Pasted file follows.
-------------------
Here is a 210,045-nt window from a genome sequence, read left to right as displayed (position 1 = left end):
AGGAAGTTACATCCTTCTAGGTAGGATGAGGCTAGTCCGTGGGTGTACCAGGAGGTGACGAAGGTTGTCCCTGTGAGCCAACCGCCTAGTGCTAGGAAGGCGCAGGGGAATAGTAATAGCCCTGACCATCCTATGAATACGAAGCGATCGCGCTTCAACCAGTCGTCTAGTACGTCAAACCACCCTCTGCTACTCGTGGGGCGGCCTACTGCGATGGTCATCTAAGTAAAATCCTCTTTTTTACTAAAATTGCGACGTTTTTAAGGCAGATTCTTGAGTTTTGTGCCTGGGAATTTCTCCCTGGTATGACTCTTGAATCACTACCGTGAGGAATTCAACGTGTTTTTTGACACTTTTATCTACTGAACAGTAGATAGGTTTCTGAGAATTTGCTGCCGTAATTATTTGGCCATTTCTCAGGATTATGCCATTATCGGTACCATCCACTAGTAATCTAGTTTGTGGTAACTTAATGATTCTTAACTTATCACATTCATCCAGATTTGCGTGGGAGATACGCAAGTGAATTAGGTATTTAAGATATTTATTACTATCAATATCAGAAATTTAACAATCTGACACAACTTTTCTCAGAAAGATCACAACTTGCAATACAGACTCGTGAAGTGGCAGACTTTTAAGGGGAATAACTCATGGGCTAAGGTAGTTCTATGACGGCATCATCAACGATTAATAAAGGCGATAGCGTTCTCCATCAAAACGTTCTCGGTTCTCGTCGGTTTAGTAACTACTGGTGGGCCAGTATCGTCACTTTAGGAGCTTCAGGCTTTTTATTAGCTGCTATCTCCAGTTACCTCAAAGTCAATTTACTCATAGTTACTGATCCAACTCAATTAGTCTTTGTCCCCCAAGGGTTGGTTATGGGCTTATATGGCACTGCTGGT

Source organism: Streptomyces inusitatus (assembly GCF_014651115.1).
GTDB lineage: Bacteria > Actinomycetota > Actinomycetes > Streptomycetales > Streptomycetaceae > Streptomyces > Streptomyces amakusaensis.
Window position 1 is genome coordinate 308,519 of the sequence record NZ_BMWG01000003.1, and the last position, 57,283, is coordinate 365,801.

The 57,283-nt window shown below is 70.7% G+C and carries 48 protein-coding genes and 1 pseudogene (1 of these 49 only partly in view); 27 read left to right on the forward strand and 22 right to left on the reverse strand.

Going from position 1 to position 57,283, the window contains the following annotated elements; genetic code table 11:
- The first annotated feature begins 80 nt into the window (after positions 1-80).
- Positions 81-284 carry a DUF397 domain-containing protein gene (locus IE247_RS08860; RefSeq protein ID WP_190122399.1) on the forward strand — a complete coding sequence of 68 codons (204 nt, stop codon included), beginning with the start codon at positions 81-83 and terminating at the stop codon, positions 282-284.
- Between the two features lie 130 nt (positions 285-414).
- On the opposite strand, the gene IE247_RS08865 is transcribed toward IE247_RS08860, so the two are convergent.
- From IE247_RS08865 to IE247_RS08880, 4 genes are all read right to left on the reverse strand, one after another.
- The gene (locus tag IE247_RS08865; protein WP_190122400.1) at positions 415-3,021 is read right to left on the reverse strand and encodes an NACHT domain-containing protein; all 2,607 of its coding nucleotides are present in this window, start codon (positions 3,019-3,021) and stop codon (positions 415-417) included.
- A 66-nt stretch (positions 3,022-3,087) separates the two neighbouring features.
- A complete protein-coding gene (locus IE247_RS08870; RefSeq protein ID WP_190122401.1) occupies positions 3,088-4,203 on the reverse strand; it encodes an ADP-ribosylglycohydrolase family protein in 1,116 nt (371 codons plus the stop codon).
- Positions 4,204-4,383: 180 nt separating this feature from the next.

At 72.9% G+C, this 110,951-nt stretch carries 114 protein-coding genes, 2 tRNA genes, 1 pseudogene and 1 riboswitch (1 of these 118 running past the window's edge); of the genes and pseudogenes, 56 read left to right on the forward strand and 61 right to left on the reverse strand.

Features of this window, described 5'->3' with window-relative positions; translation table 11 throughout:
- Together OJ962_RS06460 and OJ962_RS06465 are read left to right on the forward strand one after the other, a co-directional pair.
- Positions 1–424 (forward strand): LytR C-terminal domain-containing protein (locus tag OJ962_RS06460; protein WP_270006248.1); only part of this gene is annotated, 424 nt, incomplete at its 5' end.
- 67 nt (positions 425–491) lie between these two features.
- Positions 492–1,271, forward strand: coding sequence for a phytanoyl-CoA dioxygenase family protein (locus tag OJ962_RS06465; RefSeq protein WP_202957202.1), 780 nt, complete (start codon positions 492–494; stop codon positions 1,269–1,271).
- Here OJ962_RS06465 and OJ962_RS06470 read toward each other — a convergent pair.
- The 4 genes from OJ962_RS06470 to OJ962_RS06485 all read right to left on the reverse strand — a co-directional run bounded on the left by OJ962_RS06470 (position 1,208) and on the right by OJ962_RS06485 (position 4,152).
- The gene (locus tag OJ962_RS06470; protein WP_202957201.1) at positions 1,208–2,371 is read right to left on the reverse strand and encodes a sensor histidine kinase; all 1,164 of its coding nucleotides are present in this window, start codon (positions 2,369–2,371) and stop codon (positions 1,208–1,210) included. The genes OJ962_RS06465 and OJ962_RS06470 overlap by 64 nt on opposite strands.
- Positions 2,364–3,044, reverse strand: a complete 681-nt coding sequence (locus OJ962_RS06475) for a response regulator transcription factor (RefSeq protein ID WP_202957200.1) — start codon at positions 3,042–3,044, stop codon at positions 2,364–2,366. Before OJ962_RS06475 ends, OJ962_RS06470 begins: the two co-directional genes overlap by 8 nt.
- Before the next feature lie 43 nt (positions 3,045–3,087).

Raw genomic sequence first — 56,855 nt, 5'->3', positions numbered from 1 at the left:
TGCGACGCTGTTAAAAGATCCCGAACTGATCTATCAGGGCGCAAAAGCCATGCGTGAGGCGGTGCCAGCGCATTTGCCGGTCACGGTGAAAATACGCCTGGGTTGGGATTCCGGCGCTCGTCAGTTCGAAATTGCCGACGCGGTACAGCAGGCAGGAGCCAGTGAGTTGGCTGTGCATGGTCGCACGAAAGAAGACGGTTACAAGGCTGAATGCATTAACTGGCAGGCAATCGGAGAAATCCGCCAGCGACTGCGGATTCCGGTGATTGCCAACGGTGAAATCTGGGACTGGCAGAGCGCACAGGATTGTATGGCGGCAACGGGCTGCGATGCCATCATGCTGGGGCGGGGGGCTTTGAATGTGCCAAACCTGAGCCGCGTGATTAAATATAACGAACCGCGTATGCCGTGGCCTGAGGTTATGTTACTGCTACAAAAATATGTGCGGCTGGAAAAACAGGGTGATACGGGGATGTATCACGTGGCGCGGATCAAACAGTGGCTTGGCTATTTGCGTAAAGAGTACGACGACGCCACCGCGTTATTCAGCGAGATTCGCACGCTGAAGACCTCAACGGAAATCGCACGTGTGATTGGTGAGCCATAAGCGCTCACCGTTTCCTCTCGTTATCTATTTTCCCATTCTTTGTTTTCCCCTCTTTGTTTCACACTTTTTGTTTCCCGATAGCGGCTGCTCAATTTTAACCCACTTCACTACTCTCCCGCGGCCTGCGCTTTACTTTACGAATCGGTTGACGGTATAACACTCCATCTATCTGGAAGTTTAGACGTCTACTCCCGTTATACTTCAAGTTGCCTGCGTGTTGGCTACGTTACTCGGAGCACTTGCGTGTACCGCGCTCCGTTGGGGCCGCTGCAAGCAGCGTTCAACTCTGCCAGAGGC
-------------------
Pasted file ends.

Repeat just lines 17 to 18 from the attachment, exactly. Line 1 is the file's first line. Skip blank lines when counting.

At 72.9% G+C, this 110,951-nt stretch carries 114 protein-coding genes, 2 tRNA genes, 1 pseudogene and 1 riboswitch (1 of these 118 running past the window's edge); of the genes and pseudogenes, 56 read left to right on the forward strand and 61 right to left on the reverse strand.

Features of this window, described 5'->3' with window-relative positions; translation table 11 throughout: